Sci-Fi Romance

words + photos by Joe Cortez

I caught up with Vance Kotrla, Jody Stark and Mr. Mike of Los Angeles-based alt-folk band Sci-Fi Romance this past Saturday night prior to the band's CD release party at the Pig 'N Whistle, celebrating the drop of Dust Among The Stars, the band's latest long player. Afterward, Kotrla took some time out to answer some questions via email as part of our new features section.

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1. Your new album, Dust Among the Stars, comes a few years after your previous release, The Ghost of John Henry. Do you think your songwriting has changed any in the time since? Do you find yourself influenced by artists you weren’t paying as much attention to then as you are now?

I can't really say how much it's changed since the last full-length (although, just to correct the record, there was an EP that came out last year called October) -- I think that's probably a question for the listener more than for me. But I can say that going into this set of songs, I was much more willing to take risks. Through the recording process of The Ghost of John Henry, I learned a lot. When you work with somebody like Jaron Luksa, an engineer who has worked with everybody from Quincy Jones to Amanda Palmer you're an idiot if you don't try to learn as much as you can. So coming out of that process, I felt a new ownership over my ability as a songwriter and performer, and I think a more fully realized sense of competence. I tried very consciously to take those lessons and build on them as I tackled the writing and recording process for Dust Among the Stars.  

2. Secret origins: Your music is very much grounded in the folk and Americana tradition, but the name of your project conjures up otherworldly imagery. Can you give us a bit of insight into the band name, Sci-Fi Romance?

The project came about in a very organic way -- I didn't set out to start a band, I just started writing songs. And those songs drew on so many vastly different areas of interest for me, from Surrealist imagery to sci-fi literature to coming of age novels and classic horror movies, that I remember thinking that if I ever released all that stuff, it would sound totally schizophrenic. 

I read the Alfred Bester book The Stars My Destination, and literally put the book down, picked up a guitar, and wrote the song "Gulliver Foyle," which the novel completely inspired. Just before that, I'd written the song "Lovestruck," which is this romantic triptych that looks at three relationships in various states of hope or despair. These are songs that wound up on the first record, ...and surrender my body to the flames. At the same time, I read this round-up of the best movies of the 2000s, and the writer referred to Eternal Sunshine of the Spotless Mind as a "sci-fi romance." I'd never heard that phrase before, but a lightbulb went off. As soon as I read it, it felt like a banner that could unify all the different stuff I'd been writing.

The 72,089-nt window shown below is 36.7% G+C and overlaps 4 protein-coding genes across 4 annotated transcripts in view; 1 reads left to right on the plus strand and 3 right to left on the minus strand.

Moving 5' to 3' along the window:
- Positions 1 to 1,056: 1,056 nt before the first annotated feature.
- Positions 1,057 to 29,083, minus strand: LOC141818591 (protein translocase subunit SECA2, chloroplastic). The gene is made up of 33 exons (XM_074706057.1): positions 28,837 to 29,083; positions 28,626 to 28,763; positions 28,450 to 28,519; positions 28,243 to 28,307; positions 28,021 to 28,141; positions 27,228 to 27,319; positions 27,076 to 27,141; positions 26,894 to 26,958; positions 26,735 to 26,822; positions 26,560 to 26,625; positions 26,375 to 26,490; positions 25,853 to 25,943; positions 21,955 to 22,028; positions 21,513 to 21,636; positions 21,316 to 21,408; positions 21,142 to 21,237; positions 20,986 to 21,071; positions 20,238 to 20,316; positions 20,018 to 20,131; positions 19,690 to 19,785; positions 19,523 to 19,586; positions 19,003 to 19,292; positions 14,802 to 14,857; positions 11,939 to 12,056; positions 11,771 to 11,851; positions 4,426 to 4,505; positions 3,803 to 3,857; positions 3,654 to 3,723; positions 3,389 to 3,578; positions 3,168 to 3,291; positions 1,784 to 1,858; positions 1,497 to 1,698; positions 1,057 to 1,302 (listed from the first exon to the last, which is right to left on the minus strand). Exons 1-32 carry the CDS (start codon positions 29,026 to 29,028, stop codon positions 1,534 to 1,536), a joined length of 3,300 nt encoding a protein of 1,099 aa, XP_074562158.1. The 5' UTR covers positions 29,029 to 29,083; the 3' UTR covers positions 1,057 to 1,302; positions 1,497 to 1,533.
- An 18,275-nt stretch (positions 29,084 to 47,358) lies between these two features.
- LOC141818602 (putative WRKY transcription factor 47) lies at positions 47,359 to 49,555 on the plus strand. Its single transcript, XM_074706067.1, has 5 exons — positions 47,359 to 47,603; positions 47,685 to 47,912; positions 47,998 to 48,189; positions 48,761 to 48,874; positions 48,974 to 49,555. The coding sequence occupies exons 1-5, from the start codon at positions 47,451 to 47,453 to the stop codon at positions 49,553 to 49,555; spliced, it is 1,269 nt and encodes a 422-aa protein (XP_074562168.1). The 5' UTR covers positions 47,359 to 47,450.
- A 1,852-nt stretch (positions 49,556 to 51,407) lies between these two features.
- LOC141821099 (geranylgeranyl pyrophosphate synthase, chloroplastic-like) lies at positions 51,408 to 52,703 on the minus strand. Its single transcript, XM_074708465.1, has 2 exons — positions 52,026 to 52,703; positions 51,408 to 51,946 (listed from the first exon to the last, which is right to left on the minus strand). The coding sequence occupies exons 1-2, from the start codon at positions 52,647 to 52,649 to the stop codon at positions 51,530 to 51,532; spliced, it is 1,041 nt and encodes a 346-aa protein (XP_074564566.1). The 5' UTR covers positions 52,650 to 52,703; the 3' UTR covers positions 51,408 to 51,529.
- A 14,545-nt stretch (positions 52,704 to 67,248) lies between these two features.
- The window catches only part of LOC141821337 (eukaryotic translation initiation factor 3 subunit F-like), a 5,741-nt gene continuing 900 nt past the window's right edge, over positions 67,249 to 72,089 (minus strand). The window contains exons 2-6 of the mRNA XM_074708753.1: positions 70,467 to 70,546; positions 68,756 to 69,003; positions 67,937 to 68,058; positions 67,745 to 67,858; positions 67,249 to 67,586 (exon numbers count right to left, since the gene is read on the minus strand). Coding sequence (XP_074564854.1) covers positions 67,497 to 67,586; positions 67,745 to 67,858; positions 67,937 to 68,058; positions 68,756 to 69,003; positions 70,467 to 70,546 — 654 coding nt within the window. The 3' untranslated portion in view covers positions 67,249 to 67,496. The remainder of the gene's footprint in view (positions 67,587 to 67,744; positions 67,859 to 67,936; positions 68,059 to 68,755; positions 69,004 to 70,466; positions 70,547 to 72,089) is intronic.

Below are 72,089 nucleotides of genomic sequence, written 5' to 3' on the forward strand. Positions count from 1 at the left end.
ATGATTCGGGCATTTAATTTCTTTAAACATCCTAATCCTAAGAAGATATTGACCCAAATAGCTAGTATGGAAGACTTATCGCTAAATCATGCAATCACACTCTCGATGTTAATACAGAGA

3. I understand you’ve also dabbled in animation a bit. Can you tell us where your interest in animation stems from? Any particular works or animators that stand out as having influenced your own art?

It's funny, I didn't think about this until just today when I was looking back over some old files, but the first music video I ever attempted had a big stop-motion animation component to it. My bass player at the time and I did it in my garage. This is years and years ago. So even going back to my earliest attempts at translating music into a visual story, that's always been a part of it. I'm a big animation fan, and I love so many different forms, from Looney Tunes to totally ephemeral sand animation. But I have a particular soft-spot for the stuff that started happening in the 1950s after the traditional school of animation began to fracture, and you had studios like UPA (who made Gerald McBoing Boing and The Tell-Tale Heart and Mr. Magoo) taking animation into whole new areas with constant experimentation. I love the vibrancy of that kind of risk-taking. 

4. Your previous album was designed as a concept piece however the new album seems to be a more straightforward collection of songs. Was that a conscious decision? Do you see yourself returning to a story-driven concept piece again down the road?

Doing The Ghost of John Henry as a concept album was a very easy and natural decision for me because that whole legend/folk tale/fable is something that has resonated with me since forever.

When I had a chance to put my stamp on it, I ran with it. But I didn't want to try to just conjure a new concept out of thin air for the next album, so I focused more on making the songs each the best version of themselves they could be. In the recording process, though, I definitely found myself wanting to craft an album that had an emotional through-line, and took listeners on an emotional journey, so of the songs I'd written and we'd recorded, I tried to find the strongest...I don't know...most coherent emotional path. That meant some songs got left out, but I think the resulting album has an arc that I'm very happy with. It's not a concept album, but to me anyway, it's definitely a consistent journey.

5. What’s in store for the future? Any upcoming dates or projects you’d like to let us know about?

Like I mentioned a minute ago, some songs we recorded got left out of this record. So we've got a handful of other tracks that are in the can and other things we're working on that will probably find there way into another release before too long.